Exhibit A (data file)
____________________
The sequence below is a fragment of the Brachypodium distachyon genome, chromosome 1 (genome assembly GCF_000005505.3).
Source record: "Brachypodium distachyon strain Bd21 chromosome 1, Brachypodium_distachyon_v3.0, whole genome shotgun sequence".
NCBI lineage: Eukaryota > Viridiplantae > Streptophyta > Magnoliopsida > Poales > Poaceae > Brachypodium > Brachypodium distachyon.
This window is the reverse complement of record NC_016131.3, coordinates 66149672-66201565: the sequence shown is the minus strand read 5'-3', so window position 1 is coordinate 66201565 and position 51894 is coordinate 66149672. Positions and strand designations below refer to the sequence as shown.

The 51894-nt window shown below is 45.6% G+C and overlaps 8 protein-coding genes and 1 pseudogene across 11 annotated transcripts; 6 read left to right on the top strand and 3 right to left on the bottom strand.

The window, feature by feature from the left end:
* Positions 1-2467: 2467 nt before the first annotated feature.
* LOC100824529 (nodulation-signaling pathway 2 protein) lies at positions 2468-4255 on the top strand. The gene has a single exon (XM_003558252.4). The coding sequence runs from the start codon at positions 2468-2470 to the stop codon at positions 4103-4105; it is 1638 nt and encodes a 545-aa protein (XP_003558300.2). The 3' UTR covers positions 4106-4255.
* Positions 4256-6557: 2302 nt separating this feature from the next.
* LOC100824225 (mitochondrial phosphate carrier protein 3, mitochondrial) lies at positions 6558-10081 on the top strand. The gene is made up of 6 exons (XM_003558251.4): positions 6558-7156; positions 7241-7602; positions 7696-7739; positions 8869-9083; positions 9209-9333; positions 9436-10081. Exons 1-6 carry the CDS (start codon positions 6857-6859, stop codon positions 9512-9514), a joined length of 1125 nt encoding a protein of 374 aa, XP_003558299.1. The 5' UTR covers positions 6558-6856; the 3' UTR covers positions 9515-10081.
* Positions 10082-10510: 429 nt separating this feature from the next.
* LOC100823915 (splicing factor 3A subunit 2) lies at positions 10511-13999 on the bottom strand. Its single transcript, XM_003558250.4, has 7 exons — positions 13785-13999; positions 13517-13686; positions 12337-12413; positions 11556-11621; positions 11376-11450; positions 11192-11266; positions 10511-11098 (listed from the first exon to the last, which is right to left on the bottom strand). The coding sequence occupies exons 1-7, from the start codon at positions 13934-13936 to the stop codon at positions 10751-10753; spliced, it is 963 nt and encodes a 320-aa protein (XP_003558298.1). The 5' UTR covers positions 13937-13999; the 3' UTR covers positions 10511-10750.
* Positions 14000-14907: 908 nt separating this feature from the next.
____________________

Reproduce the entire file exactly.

The sequence below is a fragment of the Brachypodium distachyon genome, chromosome 1 (genome assembly GCF_000005505.3).
Source record: "Brachypodium distachyon strain Bd21 chromosome 1, Brachypodium_distachyon_v3.0, whole genome shotgun sequence".
NCBI lineage: Eukaryota > Viridiplantae > Streptophyta > Magnoliopsida > Poales > Poaceae > Brachypodium > Brachypodium distachyon.
This window is the reverse complement of record NC_016131.3, coordinates 66149672-66201565: the sequence shown is the minus strand read 5'-3', so window position 1 is coordinate 66201565 and position 51894 is coordinate 66149672. Positions and strand designations below refer to the sequence as shown.

The 51894-nt window shown below is 45.6% G+C and overlaps 8 protein-coding genes and 1 pseudogene across 11 annotated transcripts; 6 read left to right on the top strand and 3 right to left on the bottom strand.

The window, feature by feature from the left end:
* Positions 1-2467: 2467 nt before the first annotated feature.
* LOC100824529 (nodulation-signaling pathway 2 protein) lies at positions 2468-4255 on the top strand. The gene has a single exon (XM_003558252.4). The coding sequence runs from the start codon at positions 2468-2470 to the stop codon at positions 4103-4105; it is 1638 nt and encodes a 545-aa protein (XP_003558300.2). The 3' UTR covers positions 4106-4255.
* Positions 4256-6557: 2302 nt separating this feature from the next.
* LOC100824225 (mitochondrial phosphate carrier protein 3, mitochondrial) lies at positions 6558-10081 on the top strand. The gene is made up of 6 exons (XM_003558251.4): positions 6558-7156; positions 7241-7602; positions 7696-7739; positions 8869-9083; positions 9209-9333; positions 9436-10081. Exons 1-6 carry the CDS (start codon positions 6857-6859, stop codon positions 9512-9514), a joined length of 1125 nt encoding a protein of 374 aa, XP_003558299.1. The 5' UTR covers positions 6558-6856; the 3' UTR covers positions 9515-10081.
* Positions 10082-10510: 429 nt separating this feature from the next.
* LOC100823915 (splicing factor 3A subunit 2) lies at positions 10511-13999 on the bottom strand. Its single transcript, XM_003558250.4, has 7 exons — positions 13785-13999; positions 13517-13686; positions 12337-12413; positions 11556-11621; positions 11376-11450; positions 11192-11266; positions 10511-11098 (listed from the first exon to the last, which is right to left on the bottom strand). The coding sequence occupies exons 1-7, from the start codon at positions 13934-13936 to the stop codon at positions 10751-10753; spliced, it is 963 nt and encodes a 320-aa protein (XP_003558298.1). The 5' UTR covers positions 13937-13999; the 3' UTR covers positions 10511-10750.
* Positions 14000-14907: 908 nt separating this feature from the next.